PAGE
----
Logue’s Iliad is full of atmospherics, dust and cloud, specific qualities of sunlight, moonlight, starlight, firelight, and bronze reflections thereof. But even more, it’s full of sounds. When the Greeks draw their swords, “this dis-scabbarding was heard in Troy / Much like a shire-sized dust-sheet torn in half.” The Greeks move as silently as if on wool. And the Trojans “shout, shout, shout, smashed shouted shout” like autumn skeins of geese honking in their flight. One thinks of Pound’s “poor old Homer blind, blind as a bat, / Ear, ear for the sea-surge, murmur of old men’s voices.” As Logue explains to The Paris Review, “Homer is full of noises. So, although I know it sounds a bit daft, I collect noises, the sound of steel keys hitting concrete perhaps, or a letter dropping into a half-filled post box.”
Logue means “collect” literally: he kept file folders of clipping for “lighting effects” and “sound effects,” bits waiting to work their way into the epic. For filmy light, he takes from the opening to Tom Wolfe’s Bonfire of the Vanities. For Haephestus’ crippling plummet, he borrows from Milton’s description of Satan’s fall. It’s difficult to say how much of Logue’s Iliad is collage. The term “pastiche” could be applied everywhere, yet it hardly applies, with its implication of hodgepodge. In an interview with The Observer, Logue is cheeky (he often could be) about his method: “Almost everything I do is based on other texts anyway. Without plagiarism, there would be no literature. I’m a rewrite man, a complete rewrite man, like our Willy Shakespeare.”
Linear B, the Bronze Age Aegean script, was finally deciphered in the early 1950s, giving us the administrative workings of the Homeric age: flocks tended, crops harvested, goods manufactured, and so forth. Tablet after tablet of authentic stuff, in a rendering dry as dust. Meanwhile, Logue was embarking on his epic, at an impossibly slow pace, with no knowledge of Ancient Greek, distant from the Greek text and its context, distant from what we usually think of as actual experience. As Logue reminds us in his Paris Review interview, “These things occur in a nonexistent world, set in the middle of a nonexistent event: a ten-year war fought over a woman.” None of it should work, as poetry. But should has no bearing, happily, on this fiercely exuberant, vivid writing.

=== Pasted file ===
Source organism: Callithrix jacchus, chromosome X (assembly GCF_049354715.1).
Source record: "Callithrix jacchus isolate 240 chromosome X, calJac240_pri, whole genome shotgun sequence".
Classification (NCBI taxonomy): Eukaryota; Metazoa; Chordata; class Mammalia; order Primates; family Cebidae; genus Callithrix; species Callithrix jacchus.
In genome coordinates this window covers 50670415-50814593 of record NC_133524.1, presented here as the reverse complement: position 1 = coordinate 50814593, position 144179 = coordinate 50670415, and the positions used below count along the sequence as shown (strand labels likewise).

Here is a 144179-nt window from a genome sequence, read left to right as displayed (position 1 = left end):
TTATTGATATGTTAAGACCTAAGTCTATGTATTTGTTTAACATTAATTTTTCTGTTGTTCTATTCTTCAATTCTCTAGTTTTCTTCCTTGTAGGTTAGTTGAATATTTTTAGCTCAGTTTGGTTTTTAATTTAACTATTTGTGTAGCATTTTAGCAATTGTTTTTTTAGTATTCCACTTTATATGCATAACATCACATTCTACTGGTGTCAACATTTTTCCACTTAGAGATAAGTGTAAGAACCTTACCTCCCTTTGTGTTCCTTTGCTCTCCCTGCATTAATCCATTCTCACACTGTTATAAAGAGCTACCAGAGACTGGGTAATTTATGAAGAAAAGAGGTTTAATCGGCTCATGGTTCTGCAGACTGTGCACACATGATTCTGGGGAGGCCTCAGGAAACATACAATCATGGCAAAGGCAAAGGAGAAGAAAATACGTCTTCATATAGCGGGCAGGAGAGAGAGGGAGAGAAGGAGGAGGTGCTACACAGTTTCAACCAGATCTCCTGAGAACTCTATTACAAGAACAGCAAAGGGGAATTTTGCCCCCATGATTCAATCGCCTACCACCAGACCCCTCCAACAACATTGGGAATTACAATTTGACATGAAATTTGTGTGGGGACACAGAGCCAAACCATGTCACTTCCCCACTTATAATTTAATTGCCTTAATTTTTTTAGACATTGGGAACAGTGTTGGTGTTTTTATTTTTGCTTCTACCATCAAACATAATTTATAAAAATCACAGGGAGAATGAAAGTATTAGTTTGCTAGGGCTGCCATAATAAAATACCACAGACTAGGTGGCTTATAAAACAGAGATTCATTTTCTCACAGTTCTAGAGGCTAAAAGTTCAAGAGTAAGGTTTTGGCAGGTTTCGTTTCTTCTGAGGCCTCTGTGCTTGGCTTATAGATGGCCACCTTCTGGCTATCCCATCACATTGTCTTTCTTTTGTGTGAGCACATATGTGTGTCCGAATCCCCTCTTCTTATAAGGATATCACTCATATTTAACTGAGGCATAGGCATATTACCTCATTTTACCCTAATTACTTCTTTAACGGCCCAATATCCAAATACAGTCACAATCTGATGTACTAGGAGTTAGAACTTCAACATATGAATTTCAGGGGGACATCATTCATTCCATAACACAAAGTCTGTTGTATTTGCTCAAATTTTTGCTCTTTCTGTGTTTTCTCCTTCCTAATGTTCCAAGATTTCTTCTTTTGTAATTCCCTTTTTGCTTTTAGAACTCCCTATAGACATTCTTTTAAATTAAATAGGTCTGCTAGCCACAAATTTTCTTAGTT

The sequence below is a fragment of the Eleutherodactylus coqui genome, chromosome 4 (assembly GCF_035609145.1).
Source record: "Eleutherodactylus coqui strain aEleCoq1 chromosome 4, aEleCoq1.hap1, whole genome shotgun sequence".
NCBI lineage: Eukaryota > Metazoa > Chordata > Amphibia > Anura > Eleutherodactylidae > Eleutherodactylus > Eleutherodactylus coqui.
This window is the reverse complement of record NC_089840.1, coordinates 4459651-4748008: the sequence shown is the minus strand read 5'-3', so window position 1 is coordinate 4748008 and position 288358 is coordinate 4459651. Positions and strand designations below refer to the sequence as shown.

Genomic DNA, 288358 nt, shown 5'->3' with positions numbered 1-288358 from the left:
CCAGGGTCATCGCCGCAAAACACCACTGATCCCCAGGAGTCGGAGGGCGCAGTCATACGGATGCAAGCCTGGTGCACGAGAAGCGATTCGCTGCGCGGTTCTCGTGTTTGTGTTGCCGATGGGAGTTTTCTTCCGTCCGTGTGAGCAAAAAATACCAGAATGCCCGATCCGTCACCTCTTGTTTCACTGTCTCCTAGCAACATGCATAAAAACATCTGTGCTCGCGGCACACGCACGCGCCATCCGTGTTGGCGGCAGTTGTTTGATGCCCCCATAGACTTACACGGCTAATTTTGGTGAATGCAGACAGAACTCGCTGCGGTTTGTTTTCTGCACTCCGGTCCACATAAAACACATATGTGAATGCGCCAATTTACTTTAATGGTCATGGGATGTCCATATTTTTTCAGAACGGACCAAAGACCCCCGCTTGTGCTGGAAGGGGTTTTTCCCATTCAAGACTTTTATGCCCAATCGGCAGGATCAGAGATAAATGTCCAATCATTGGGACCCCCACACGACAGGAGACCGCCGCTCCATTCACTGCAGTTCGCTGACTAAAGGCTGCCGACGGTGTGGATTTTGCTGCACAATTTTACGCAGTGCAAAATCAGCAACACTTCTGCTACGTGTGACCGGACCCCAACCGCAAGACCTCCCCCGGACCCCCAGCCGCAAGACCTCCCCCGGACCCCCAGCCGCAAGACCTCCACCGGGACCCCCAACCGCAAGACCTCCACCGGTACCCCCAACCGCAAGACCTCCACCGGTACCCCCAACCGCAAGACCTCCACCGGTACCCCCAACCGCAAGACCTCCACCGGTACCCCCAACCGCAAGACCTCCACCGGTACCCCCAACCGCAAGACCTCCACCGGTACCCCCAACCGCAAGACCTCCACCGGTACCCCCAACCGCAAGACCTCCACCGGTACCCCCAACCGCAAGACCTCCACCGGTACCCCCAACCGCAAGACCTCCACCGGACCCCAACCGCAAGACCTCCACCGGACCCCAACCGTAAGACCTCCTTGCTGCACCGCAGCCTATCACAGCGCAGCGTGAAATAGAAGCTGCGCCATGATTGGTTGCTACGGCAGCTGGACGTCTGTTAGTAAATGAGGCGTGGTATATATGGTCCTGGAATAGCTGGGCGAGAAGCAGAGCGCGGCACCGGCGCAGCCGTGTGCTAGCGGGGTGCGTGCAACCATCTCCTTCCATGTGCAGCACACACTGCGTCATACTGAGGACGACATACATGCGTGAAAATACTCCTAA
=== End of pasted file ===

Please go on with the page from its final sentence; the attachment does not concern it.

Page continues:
Born in 1970, Devin Johnston spent his childhood in North Carolina. He is the author of four previous books of poetry and two books of prose, including Creaturely and Other Essays. He works for Flood Editions, an independent publishing house, and teaches at Saint Louis University in Missouri. Far-Fetched is his latest collection.
Christopher Logue (1926-2011), poet, playwright, scriptwriter, and actor, was born in Portsmouth, Hampshire. He moved to Paris in 1951, where he published his first books, Wand and Quadrant; Seven Sonnets; and Devil, Maggot and Son. Logue won the Paris Review / Bernard F. O’Connor Award and was made a Commander of the Most Excellent Order of the British Empire for his contributions to literature.